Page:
A diorama of a blue underwater scene. Different fish are suspended from the top of the diorama. Fake leafy plants and rocks are scattered on the bottom of the box.
The creation of underwater dioramas are part of Rice’s lesson plans in May.

At that moment Niziol knew that Eileen Rice was not just a teacher who fished, but a teacher who wanted to teach a first grader to love fishing and the outdoors.

For more than 25 years Rice has worked with first grade students at East Prairie School in Skokie. Today’s lessons also include the creation of dioramas about what students think it is like underwater and observing fish in small fish tanks. And in case you wondered, first grade students attending online classes during the pandemic also learned about fish, but without the hands-on lessons leading up to a fishing trip.

The classroom lessons also address pollution and the importance of clean water for fish and wildlife.

“My students head off on the field day knowing that we should leave the area better than when we arrived,” Rice said. “They work had to make the area look nice for our next trip, as well for everyone else visiting the area.”

Rice relies on a host of people to bring the fishing program together. The easiest recruits are her family, including her husband, children, sister and in-laws. Over the years, many volunteers have stepped up for the fishing day and line the shoreline of the lakefront to make sure every student catches their first fish. Support also comes from the Cook County Forest Preserve District’s Fisheries Department, Bass Pro, Fish Tech and Plano.

A group of students and three adults are in a mowed grassy field. One of the adults, a teacher, aids a young student in getting ready to fish.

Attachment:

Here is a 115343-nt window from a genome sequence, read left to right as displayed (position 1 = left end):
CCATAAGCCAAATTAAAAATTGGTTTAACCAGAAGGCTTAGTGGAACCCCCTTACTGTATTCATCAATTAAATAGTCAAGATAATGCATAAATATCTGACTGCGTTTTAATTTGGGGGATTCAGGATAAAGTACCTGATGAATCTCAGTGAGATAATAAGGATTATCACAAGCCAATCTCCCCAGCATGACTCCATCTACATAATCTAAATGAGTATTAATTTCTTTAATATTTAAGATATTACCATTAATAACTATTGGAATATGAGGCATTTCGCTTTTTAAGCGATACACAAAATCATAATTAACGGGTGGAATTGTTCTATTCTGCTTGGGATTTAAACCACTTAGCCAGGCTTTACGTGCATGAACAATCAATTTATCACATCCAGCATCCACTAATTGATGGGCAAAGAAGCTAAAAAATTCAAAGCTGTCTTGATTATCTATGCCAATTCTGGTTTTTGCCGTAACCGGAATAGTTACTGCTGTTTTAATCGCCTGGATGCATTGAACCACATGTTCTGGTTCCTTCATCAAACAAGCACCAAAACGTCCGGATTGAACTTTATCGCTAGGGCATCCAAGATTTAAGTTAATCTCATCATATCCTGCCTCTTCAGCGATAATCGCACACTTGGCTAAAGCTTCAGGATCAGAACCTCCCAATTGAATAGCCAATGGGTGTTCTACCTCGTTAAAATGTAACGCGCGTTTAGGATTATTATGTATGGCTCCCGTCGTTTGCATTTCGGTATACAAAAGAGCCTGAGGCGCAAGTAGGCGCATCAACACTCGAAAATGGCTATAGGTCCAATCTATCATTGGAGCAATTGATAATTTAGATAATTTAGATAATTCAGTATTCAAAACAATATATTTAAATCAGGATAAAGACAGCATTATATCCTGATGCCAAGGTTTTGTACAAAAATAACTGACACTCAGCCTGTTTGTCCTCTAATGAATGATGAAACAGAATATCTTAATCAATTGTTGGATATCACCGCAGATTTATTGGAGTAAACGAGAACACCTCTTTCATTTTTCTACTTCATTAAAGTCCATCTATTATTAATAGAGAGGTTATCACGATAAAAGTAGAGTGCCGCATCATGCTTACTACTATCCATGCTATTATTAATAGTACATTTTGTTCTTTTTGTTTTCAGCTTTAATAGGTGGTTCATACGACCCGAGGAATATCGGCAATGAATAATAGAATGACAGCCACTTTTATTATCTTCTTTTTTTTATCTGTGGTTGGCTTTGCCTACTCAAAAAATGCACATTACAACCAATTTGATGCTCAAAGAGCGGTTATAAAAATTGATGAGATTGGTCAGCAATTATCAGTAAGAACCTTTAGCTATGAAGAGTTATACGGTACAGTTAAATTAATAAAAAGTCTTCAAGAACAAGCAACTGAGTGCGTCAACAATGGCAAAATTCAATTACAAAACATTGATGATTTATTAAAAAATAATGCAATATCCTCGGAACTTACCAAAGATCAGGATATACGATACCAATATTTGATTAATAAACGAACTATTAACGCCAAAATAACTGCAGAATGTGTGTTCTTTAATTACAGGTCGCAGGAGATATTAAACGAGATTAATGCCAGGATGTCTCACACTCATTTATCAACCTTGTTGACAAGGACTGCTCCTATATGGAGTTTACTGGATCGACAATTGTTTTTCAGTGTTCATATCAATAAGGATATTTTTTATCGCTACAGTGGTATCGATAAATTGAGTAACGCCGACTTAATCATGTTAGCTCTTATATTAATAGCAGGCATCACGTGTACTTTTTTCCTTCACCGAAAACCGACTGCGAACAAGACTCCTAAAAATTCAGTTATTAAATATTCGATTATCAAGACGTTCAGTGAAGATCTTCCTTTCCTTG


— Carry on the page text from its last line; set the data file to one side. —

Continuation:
Rice helping students prepare to fish during a field trip.

“I am truly appreciative of the many companies and individuals who have helped me over the years,” Rice said. “As all teachers do, I have asked for help and showed school administrators and school boards the impacts the lessons have on the future anglers of this country. I am grateful that I have had the full support of three different school systems.”

On the morning of the Hall of Fame banquet, Rice was surprised with another recognition when the school district superintendent presented her with a certificate of recognition from the Illinois House of Representatives. Joining in the presentation were District 16 State Representative Kein Olickal and an aide, both of whom had attended East Prairie School as youngsters and fondly remember the fish lessons.

In Eileen Rice’s opinion, incorporating fish and fishing into her first-grade classrooms has been a win-win for learning.

“I think it is important that teachers be able to teach about what they are passionate about,” Rice explained. “When teachers are excited about teaching their students are excited about learning.”

Kathy Andrews Wright is retired from the Illinois Department of Natural Resources where she was editor of Outdoor Illinois magazine. She is currently the editor of Outdoor Illinois Journal.